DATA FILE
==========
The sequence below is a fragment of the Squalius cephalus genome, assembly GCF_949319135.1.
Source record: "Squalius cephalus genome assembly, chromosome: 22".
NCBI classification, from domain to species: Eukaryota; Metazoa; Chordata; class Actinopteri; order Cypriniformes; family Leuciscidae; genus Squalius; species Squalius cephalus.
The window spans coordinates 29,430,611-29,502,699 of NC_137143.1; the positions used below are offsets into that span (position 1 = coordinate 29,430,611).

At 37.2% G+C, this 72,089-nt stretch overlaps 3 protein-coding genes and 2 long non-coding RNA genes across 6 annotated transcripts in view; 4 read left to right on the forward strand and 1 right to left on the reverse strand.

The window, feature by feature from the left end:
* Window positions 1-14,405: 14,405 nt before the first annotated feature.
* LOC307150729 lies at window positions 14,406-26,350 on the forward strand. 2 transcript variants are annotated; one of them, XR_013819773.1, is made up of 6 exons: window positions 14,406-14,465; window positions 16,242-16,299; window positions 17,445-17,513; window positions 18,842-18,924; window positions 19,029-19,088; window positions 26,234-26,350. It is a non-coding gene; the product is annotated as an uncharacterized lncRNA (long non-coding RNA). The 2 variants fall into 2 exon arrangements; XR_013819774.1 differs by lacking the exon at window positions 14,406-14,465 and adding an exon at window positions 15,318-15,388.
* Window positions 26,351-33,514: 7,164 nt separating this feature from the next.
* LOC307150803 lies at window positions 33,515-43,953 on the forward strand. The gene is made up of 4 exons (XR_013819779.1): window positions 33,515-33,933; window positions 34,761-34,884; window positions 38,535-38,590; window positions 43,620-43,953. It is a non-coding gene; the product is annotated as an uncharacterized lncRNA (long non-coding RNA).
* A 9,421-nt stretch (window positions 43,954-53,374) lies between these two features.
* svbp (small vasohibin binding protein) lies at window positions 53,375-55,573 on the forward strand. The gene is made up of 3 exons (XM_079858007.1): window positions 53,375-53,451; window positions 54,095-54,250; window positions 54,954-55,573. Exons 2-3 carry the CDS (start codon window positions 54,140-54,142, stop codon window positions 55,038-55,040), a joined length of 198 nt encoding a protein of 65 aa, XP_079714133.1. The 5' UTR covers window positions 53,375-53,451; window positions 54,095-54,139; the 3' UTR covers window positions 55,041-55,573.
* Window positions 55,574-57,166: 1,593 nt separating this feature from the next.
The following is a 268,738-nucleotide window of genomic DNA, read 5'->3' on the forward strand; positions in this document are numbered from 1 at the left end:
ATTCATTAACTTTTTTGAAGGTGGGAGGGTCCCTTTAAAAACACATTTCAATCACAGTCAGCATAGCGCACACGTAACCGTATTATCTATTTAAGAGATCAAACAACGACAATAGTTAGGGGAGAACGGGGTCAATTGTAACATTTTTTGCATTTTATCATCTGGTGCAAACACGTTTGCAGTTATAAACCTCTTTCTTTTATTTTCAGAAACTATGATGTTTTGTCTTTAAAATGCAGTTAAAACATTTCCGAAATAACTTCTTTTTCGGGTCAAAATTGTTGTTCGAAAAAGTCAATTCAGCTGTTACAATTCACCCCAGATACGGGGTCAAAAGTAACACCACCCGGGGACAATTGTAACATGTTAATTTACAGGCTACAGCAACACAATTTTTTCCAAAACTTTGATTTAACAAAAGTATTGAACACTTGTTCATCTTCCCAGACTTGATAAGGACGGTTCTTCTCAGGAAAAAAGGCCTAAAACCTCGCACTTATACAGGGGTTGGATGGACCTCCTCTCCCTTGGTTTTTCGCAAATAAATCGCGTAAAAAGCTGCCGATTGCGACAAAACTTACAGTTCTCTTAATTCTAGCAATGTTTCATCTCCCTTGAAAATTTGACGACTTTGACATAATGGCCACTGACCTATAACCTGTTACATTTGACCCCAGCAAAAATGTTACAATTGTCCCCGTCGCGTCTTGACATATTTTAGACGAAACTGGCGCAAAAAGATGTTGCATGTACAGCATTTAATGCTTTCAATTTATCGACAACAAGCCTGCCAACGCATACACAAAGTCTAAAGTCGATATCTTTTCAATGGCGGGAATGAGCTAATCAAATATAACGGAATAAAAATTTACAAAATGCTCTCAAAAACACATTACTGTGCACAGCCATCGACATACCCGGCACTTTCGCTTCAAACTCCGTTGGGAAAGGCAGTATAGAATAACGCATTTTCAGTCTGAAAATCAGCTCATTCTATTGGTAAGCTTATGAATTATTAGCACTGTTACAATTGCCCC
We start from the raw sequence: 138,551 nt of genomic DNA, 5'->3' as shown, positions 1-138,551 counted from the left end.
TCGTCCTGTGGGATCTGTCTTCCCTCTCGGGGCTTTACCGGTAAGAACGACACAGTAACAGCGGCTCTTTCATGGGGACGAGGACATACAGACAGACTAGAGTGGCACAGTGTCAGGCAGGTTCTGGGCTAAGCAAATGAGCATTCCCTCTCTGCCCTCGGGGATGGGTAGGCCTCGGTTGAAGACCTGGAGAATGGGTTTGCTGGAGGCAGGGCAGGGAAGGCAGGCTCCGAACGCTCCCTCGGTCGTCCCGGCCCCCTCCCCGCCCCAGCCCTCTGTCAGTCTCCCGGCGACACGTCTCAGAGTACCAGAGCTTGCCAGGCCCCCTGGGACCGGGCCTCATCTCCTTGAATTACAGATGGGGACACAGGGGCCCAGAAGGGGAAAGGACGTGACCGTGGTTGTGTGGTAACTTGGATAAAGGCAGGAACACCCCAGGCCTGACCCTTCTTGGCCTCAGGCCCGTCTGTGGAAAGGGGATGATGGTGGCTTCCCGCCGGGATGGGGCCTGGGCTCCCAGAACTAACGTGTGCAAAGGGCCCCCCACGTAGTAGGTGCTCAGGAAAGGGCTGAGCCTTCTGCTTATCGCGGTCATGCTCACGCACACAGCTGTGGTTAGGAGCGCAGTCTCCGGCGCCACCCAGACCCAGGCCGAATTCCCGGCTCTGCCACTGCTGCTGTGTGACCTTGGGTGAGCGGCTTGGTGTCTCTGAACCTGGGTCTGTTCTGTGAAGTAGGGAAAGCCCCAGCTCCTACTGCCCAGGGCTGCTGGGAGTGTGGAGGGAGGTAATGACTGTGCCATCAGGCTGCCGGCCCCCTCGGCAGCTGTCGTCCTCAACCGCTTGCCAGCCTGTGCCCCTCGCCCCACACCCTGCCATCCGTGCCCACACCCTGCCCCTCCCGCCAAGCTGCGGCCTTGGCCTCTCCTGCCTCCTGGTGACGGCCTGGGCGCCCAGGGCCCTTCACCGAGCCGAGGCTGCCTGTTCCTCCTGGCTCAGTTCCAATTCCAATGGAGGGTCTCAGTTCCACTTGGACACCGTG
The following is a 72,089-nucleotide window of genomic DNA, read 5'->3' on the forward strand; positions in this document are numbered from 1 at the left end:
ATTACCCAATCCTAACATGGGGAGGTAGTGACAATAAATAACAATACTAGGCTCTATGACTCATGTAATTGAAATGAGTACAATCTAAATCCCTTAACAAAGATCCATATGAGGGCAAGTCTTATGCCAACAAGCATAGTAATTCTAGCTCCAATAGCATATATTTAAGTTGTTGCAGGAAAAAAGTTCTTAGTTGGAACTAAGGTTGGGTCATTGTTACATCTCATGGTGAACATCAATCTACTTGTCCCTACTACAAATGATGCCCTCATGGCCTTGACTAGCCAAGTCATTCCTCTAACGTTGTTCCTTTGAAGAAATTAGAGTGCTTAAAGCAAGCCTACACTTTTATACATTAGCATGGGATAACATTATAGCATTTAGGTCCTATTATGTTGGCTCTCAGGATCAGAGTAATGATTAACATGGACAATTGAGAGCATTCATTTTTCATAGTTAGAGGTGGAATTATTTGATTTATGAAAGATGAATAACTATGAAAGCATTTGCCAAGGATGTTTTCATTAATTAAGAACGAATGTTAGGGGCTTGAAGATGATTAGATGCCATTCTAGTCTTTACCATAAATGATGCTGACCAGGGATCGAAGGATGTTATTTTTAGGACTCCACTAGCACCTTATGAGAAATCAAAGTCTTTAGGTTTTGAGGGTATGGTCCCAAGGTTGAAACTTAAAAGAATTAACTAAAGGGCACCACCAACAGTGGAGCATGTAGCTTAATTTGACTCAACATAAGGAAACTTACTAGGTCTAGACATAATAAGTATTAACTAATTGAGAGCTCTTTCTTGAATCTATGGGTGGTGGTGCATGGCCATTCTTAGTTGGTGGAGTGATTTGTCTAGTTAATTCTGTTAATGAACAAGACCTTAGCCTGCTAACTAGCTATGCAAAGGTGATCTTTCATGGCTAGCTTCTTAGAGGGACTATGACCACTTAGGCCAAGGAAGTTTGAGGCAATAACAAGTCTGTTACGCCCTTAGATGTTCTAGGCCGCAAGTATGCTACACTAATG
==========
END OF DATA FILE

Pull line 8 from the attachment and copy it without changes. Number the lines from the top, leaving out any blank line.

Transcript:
* LOC307150729 lies at window positions 14,406-26,350 on the forward strand. 2 transcript variants are annotated; one of them, XR_013819773.1, is made up of 6 exons: window positions 14,406-14,465; window positions 16,242-16,299; window positions 17,445-17,513; window positions 18,842-18,924; window positions 19,029-19,088; window positions 26,234-26,350. It is a non-coding gene; the product is annotated as an uncharacterized lncRNA (long non-coding RNA). The 2 variants fall into 2 exon arrangements; XR_013819774.1 differs by lacking the exon at window positions 14,406-14,465 and adding an exon at window positions 15,318-15,388.